77.  Among the 92 hereditary members of the House, there are six who sit solely as peers of Scotland, their titles pre-dating the formation of Great Britain in 1707.[80] Other peers of Scotland also hold peerages of Great Britain (peerages created in 1707-1801) or of the United Kingdom, so would be unaffected. Under the Peerage Act 1963, peers of Scotland sit as though they were peers of the United Kingdom.[81]

78.  In the event of independence it would need to be decided whether peers of Scotland should be entitled to continue to be members of the House of Lords on the basis of a Scottish peerage alone.

Effect on the UK Supreme Court

79.  The United Kingdom's Supreme Court hears cases from the three jurisdictions in the UK: the English and Welsh, Northern Irish and Scottish systems.[82] All Supreme Court justices are eligible to hear cases from any of those jurisdictions, but to ensure that expertise in all three systems is represented in the court, appointments must be made so that between them the justices "have knowledge of, and experience of practice in, the law of each part of the United Kingdom."[83] Although no numbers are set in statute, by convention the court has contained two judges with experience of Scots law and one with experience of Northern Irish law.[84]

80.  The Scottish Government's white paper sets out a plan for a supreme court in an independent Scotland: "The Inner House of the Court of Session and the High Court of Judiciary sitting as the Court of Criminal Appeal will collectively be Scotland's Supreme Court."[85] Lord Hope of Craighead told us that he could see advantages to the remaining UK and an independent Scotland sharing a supreme court: "a great deal of the legislation that affects commercial matters applies throughout the United Kingdom, and much of that would continue after independence." He and Lord Mackay of Clashfern agreed, however, that it was unlikely that an independent Scotland would share a supreme court with the rest of the UK.[86]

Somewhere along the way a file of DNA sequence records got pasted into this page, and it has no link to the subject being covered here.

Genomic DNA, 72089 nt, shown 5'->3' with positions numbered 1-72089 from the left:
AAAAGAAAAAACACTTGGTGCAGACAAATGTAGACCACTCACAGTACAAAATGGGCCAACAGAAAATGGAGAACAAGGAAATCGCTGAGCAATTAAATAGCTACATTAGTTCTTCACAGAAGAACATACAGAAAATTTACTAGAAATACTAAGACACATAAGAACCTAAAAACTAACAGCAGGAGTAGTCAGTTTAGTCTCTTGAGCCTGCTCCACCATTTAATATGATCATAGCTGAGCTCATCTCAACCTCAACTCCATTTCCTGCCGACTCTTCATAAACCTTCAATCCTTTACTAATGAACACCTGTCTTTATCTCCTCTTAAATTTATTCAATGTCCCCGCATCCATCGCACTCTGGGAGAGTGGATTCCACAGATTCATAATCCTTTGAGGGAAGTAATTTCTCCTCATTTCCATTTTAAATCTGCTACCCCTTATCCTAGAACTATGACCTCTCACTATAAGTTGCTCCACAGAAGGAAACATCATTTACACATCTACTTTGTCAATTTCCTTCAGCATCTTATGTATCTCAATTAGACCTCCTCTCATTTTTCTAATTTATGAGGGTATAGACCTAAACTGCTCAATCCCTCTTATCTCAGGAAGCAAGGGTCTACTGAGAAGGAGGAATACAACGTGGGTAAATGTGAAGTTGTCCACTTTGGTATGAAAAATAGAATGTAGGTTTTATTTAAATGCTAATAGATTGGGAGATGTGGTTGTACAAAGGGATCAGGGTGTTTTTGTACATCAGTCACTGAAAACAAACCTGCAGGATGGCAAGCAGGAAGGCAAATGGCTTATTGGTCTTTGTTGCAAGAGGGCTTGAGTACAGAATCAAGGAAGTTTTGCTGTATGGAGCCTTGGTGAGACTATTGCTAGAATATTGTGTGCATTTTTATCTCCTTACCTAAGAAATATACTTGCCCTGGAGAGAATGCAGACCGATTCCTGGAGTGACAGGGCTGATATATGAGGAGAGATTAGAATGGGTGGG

81.  If an independent Scotland had its own supreme court, there would no longer be a need for justices to be appointed to the UK Supreme Court with experience of Scots law, as Scottish appeal cases would no longer be heard there.

82.  In a debate on Scottish independence, Lord Hope commented on the effect on the UK Supreme Court of losing justices from the Scots legal system:

    "The process of cross-fertilisation of ideas across the border will cease. The tendency to prefer principle to precedent, which is one of the characteristics of the Scottish approach, is also at risk of being lost. So, too, will be the breadth of experience which has always marked Scots judges out in comparison with the specialists from England. Of course, the loss of the two Scots justices, if and when this has to happen, can be made good, but the breadth of vision which comes from having what is at present a court for the entire United Kingdom and draws its ideas from a broad canvas, cannot."[87]

83.  Whatever their background, justices are appointed to hear cases from across the UK. Therefore, it would not be appropriate to remove the serving justices with experience of Scots law; indeed it would be advantageous, as Lord Hope explained, for them to continue.[88] The retention of serving Scottish justices would also be helpful in retaining their experience of devolution matters that would still arise from Welsh cases.[89]

  1. If an independent Scotland were to have its own supreme court, justices with experience of Scots law would no longer be appointed to the UK Supreme Court. However, given their UK-wide remit, serving justices with this experience should continue to sit on the Supreme Court until their scheduled date of retirement.

33   Paragraph 1(b) of Schedule 5 to the Scotland Act 1998. Back

34   Scotland Act 1998 (Modification of Schedule 5) Order 2013. Back

35   So called because they are made under section 30 of the Scotland Act 1998. Back

36   Written evidence from Lord Mackay of Clashfern. Back

37   Q 5. Back